A Codicote-based big cat charity "was a shambles" and its director, who is standing trial accused of 23 animal welfare offences, had a "dislike of modern medicine", a court has heard.

Cat Survival Trust director Terrence Moore denies 12 charges of causing unnecessary suffering to an animal, and 11 charges of using an animal species for commercial gain without a licence.

The 77-year-old, of Codicote Road, Welwyn, appeared at St Albans Crown Court on today (April 23), for the second day of his trial, where the jury were told about the conditions at the site.

Prosecutor Charles Miskin described the sanctuary as a "shambles", and said that Moore had a "dogmatic dislike of modern veterinary medicine".

"It was messy and dirty, food preparation, storage and disposal was not hygienic, the housing of some animals was inadequate or insecure, and a large number of unvaccinated domestic cats were wandering around exposing the trust cats to risk of disease, especially as they themselves weren’t vaccinated," he said.

"Many dead animals were also being kept in freezers on site rather than being properly cremated.

"He neglected his basic duty of care towards some of these animals and caused the ones particularised unnecessary suffering, either though sheer neglect or through a dogmatic dislike of modern veterinary medicine or for financial reasons."

Moore also allegedly made money out of the endangered species, which included snow leopards and jaguars, by offering "unique opportunities to get close to big cats", when he did not have the correct Animal and Plant Agency permit.

The Comet: Snow leopards and jaguars were among the animals at Cat Survival Trust.Snow leopards and jaguars were among the animals at Cat Survival Trust. (Image: Canva)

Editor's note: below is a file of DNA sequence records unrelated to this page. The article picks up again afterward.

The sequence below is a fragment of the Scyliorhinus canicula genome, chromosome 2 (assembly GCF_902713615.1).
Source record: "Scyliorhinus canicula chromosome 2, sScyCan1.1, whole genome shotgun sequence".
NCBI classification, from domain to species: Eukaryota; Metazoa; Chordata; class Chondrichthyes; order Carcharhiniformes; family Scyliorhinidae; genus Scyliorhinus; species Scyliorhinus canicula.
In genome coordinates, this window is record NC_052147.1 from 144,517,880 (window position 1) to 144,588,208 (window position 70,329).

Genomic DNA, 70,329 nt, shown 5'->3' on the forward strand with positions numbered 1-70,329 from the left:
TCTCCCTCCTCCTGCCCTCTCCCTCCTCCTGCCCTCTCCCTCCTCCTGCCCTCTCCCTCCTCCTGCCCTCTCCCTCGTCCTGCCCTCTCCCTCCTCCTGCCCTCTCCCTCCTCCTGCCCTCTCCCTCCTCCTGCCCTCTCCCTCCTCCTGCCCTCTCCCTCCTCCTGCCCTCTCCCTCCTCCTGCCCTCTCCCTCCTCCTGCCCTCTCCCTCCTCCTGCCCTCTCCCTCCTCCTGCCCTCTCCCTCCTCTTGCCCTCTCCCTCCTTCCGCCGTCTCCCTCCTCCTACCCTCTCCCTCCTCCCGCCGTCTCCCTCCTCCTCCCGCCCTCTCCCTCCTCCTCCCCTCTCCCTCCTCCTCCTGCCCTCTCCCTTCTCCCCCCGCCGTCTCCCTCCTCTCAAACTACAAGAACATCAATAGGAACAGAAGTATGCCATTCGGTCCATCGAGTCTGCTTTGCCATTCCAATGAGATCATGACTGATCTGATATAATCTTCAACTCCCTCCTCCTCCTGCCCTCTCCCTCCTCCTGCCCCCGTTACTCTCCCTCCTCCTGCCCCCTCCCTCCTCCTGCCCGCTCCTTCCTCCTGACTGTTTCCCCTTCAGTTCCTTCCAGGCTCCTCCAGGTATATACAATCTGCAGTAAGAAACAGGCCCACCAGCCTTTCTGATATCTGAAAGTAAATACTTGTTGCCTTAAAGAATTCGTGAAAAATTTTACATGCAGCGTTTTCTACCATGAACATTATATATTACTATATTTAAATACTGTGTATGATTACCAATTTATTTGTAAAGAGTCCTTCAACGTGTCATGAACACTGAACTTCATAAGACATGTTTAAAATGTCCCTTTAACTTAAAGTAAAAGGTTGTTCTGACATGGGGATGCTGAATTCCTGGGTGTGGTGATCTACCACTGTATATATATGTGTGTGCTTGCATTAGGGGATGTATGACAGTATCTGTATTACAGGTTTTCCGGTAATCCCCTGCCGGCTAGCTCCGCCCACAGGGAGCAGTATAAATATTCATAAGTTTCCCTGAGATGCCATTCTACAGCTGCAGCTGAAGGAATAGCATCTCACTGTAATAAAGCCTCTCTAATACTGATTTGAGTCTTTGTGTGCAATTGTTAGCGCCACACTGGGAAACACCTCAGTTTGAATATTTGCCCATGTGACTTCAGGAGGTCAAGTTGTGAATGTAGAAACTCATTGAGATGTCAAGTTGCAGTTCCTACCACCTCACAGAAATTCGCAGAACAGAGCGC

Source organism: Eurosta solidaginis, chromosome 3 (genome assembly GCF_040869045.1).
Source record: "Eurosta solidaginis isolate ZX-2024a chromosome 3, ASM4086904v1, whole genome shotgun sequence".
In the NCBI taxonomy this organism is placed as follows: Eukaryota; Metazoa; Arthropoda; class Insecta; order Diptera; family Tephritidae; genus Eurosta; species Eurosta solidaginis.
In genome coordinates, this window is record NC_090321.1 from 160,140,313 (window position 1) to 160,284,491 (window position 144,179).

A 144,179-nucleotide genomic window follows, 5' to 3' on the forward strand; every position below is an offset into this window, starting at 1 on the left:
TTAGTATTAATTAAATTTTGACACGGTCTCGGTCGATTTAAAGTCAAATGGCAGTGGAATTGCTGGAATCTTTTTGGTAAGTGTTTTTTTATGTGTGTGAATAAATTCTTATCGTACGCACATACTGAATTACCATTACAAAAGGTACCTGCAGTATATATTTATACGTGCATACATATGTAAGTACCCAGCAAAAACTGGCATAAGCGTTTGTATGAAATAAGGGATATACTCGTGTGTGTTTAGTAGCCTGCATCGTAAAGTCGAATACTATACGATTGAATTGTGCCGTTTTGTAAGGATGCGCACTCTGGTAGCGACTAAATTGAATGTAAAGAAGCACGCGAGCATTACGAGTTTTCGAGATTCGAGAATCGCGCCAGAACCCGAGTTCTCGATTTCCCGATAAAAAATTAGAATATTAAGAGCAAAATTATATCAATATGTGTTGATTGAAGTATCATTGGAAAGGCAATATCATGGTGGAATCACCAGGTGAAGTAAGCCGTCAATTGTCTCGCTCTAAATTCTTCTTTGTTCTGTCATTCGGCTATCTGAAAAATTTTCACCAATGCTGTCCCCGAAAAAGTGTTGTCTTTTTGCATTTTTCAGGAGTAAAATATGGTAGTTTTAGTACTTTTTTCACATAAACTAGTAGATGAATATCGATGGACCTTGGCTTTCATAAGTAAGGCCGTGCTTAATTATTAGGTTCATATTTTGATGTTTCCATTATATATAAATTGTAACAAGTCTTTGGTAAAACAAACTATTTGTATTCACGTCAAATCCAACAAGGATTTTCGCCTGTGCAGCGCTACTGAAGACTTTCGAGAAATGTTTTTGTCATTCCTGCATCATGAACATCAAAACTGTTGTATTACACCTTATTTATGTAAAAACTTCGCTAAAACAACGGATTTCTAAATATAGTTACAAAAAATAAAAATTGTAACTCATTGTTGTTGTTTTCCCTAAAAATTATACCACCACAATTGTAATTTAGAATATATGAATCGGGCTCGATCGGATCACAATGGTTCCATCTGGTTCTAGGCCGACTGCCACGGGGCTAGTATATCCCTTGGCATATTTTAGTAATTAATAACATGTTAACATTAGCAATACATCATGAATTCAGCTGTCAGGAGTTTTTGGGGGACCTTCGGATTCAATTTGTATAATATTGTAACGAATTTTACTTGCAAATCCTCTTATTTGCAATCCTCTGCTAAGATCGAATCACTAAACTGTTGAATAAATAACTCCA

"Dr Moore was profiting off these animals and cutting corners to do so," said Mr Miskin.

The jury heard that police first visited the sanctuary on July 27, 2022, accompanied by a vet.

They found a number of animals suffering from various conditions, while the daily logs kept by volunteers to record feeding and care showed no appropriate treatment noted or obtained.

When police returned on April 13, 2023, they removed more than 20 animal carcasses from the freezers, including two animals observed the previous year.

A post mortem examination of some of the bodies revealed they had died from various obvious diseases.

"No records of the mortalities were seen so it is simply not known when or why these animals died or that any veterinary treatment was given," said Mr Miskin.

"Knowing how endangered and vulnerable the trust animals were, Dr Moore should have been their guardian, protecting them from disease and suffering, and giving them the highest standards of care."

The trial continues.